So after much debate I ended up picking up one of these little guys at a local retailer in the Bay Area. I'm gonna say that so far I'm completely satisfied with the amount of money I spent on it. Its lightweight, seems pretty durable and is super easy to use. The slider switch is kinda stiff to the ungloved hand, but with a gloved hand the added traction causes it to operate with no hesitation. I use it for motorcycling. The flat surface mount works great so far on my helmet (a slight curvature of the helmet) just have to find the 'sweet spot' to stick it in. typically this will also result in a good forward facing attitude/angle, the camera is seeing what you're seeing.
Video quality is superb, no complaints. It really is as good as they're saying it is, most of the other reviews i've read seem to amplify the negative qualities. the fisheye effect at 135 degree field of view is really not noticeable unless you get right up on something then it'll distort but other than that, its rather pleasant and easy to watch. recording at 1080p you have a 110 degree field of view. I have noticed that when you point the camera directly at the sun it causes a vertical strip to appear... some sorta digital artifact due to being pointed directly at the sun, but other than that there is no lens flare or ghosting. at it only really occurs when you have the sun directly in the frame. pretty normal for the size sensor that's in there.
Audio quality... 5/10. cuz when your standing still or walking its good. picks up your voice, depending on the where it is/and the microphone gain settings. on a motorcycle, anything faster than 10mph is just wind noise. really good wind noise at that, no distortion or any sort of harmonic. so be prepared to invest in a way to dub music over the video if you're really into showing off your adventures.
Software. 5/10. Free software, available from their website. The only real function it provides is being able to setup the camera. Programming the hi/lo switch, mic gain, exposure, metering, sharpness, contrast.. other than that its fairly useless unless you really want to participate in Vholdr's online community. but hey, thats why i have youtube and facebook. so the movies come off the camera really more like accessing a flash drive. The software has rudimentary video editing abilities. in other words, you can cut the beginning and ends off of a video but thats it. just to show the good stuff in the middle. It works good for what it does but thats all it does, you know?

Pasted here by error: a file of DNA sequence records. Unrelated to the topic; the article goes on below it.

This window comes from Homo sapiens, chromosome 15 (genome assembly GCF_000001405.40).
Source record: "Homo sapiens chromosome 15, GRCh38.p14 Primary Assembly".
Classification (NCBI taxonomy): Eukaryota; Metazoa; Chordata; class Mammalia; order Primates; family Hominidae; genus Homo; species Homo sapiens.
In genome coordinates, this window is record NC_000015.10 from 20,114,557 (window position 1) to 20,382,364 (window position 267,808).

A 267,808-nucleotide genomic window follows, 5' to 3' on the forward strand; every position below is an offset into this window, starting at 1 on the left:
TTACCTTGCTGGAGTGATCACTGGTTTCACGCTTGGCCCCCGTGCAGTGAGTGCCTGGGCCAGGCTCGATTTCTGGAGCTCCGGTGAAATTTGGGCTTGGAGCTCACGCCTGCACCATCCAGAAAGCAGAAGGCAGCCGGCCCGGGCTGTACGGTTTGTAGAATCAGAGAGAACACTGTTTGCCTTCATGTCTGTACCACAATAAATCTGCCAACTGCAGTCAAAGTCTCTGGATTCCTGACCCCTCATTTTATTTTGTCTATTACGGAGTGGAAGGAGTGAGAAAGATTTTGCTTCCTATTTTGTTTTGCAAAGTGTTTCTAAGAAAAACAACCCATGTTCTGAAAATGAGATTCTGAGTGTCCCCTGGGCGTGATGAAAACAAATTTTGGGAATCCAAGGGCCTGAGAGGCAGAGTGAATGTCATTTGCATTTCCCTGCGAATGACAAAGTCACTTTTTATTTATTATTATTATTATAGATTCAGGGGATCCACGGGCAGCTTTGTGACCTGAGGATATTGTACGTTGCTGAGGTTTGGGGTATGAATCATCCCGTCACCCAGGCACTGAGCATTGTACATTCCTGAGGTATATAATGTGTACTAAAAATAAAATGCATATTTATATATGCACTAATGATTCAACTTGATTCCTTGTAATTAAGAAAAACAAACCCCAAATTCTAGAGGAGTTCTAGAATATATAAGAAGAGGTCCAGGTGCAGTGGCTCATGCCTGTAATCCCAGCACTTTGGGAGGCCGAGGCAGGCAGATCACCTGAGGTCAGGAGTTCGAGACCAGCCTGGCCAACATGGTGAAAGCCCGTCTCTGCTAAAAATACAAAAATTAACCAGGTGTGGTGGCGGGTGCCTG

Overall? I love it. Its perfect for what it does, its not complicated, and you can stick it to just about anything. The question remains, do you really need 1080p? as a motorcyclist, i deemed quantity over quality and realized in hindsight that being able to record at 720p/30fps and have 30min/gig was more useful than 15min/gig at 1080p/30fps. but then again, i really like the 720p @ 60fps feature too for those short rides where i know i can fit it all on a 16gb card and have that lush video at 60fps. maybe more appropriate for those snow/ski people doing mad tricks and they can playback in nice liquid slow-mo those awesome jumps yeah? just need to buy video editing software to make it all come together.
on January 18, 2010
I bought this camera for recording for when I'm skiing up in Colorado mountains. When it works, the video quality is very good and especially in 60fps @ 720p it is very smooth. Microphone wind noise is there but it really isn't the camera's fault so it is okay. Mounting on goggle strap or helmet is straight forward (could be a little more secure) and operation of the camera is simple.
HOWEVER - I've been to skiing twice with this camera and in the morning this camera just doesn't want to turn on. I have two batteries, and I even kept one inside my inner pocket to keep it from getting cold but no dice. It does say the minimum operating temperature is 5F but even at 10F-ish I had to try turning my camera on at least 5 times to get it going. And even then, it would randomly shut off until it is "sufficiently" warmed up.
You'd think 5F is plenty low enough but if you are into skiing you will find yourself skiing way below that, and in that regards this camera is pretty useless.
I still recommend this camera for dirt biking, mountain biking and other non-cold sports.
EDIT - Let me clarify if you have the camera on before you go outside for skiing then it still works without any issues. The problem is that if you want to shut the camera off to preserve battery under cold environment - then it is very finicky about turning on. So the only workaround is to have the camera on before you walk out there in cold but that pretty much requires another battery since it barely lasts two hours when cold. So if you are going to use it for skiing I HIGHLY suggest you buy another battery right from get go (along with the 16 GB micro SD card, 2 GB just isn't enough)
EDIT2 - I sent mine in as RMA and they sent me a new one for replacement. We will see how this one does @ 5 F but as far as customer services goes, I have to say 5 stars out of 5 - if you are interested, buy with confidence - Twenty20 will take care of you. Very fast communication and shipping.